This is all purely hypothetical, of course. But history dictates that no Constitution or State is everlasting. The United States will eventually fall, either by external force or (much, much more likely in my opinion) from within. Whether that collapse results in a nightmare like Russia or France, or an evolution into a State or States that better protect liberty, such as England/Britain, depends on the characters of those revolutionaries.

That we as a nation have persisted under one Constitution for a quarter of a millennium is remarkable, but the United States didn't invent liberty*, and the struggle for liberty will continue with or without it.

*The notion is, in fact laughable given that this nation had as one of its founding principles the right to hold human beings as property, completely stripped of all the rights our revolution claimed were inalienable.
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« Reply #20 on: April 19, 2019, 03:20:03 pm »

If the US were to fall (either by external force or through revolution), any individual unjustly deprived of life, liberty, or property could theoretically bring suit under courts established by the revolution or by external powers. And I would think those courts would be free to revert to Common Law (as well as precedent set by other international courts and tribunals) for many remedies.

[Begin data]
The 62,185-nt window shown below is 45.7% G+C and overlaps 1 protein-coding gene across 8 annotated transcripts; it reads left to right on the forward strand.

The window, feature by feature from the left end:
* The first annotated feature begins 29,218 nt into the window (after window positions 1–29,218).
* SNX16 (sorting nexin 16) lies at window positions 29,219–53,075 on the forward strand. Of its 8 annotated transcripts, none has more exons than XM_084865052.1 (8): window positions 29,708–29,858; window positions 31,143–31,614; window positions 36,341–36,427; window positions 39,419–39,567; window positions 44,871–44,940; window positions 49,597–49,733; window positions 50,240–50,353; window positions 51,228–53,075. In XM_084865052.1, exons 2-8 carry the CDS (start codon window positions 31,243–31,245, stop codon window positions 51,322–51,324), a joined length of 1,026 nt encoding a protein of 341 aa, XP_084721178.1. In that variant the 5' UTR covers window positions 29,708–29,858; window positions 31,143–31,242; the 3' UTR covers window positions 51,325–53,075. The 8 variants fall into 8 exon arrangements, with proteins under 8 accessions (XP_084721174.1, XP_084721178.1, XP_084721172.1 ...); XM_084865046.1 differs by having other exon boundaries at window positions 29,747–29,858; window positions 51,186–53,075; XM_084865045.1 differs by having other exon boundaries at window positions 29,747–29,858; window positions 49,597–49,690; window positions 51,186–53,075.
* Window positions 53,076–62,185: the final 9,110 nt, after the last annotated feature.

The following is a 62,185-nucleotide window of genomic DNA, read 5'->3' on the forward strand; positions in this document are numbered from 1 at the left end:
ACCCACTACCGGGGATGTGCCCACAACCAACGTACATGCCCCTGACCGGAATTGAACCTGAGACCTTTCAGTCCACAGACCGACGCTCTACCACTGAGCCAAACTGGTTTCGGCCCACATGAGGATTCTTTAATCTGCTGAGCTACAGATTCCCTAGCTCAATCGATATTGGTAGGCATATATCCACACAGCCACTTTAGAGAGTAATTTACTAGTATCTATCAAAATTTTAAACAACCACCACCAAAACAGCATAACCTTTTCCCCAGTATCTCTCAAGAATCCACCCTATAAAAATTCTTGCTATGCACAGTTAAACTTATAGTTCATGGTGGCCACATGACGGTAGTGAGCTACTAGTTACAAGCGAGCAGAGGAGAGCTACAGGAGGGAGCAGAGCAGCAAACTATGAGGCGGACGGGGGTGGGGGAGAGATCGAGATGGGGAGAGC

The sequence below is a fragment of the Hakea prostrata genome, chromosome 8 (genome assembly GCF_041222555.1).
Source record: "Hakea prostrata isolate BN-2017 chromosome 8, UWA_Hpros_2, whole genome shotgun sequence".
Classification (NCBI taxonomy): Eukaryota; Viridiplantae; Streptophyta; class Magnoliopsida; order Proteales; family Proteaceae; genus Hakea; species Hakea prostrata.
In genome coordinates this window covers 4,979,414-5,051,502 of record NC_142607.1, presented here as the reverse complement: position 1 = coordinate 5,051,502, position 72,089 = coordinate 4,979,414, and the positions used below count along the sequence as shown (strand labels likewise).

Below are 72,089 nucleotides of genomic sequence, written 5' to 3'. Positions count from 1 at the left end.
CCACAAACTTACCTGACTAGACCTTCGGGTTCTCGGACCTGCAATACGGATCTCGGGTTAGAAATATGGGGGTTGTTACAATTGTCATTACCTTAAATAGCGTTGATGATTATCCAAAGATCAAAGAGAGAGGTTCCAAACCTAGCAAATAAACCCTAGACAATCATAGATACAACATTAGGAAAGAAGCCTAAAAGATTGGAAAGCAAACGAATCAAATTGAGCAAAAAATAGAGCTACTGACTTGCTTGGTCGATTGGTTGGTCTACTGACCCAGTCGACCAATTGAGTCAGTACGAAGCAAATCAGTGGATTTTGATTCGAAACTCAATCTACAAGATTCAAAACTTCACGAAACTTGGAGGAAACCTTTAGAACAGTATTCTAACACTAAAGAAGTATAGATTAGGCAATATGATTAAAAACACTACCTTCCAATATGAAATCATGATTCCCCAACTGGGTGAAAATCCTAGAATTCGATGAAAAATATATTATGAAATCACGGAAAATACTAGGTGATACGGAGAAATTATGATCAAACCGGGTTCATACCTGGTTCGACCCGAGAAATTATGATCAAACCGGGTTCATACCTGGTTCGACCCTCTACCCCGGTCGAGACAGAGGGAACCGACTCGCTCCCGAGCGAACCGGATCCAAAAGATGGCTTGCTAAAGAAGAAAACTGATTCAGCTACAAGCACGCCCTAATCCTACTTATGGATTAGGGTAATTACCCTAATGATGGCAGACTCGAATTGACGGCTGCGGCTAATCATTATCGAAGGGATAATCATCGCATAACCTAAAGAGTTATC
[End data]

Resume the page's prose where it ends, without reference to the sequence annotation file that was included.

Similarly, it's self evident that, in situation of invasion or revolution, life, liberty, and property are more likely to be infringed upon than before.

This is all purely hypothetical, of course. But history dictates that no Constitution or State is everlasting. The United States will eventually fall, either by external force or (much, much more likely in my opinion) from within. Whether that collapse results in a nightmare like Russia or France, or an evolution into a State or States that better protect liberty, such as England/Britain, depends on the characters of those revolutionaries.

That we as a nation have persisted under one Constitution for a quarter of a millennium is remarkable, but the United States didn't invent liberty*, and the struggle for liberty will continue with or without it.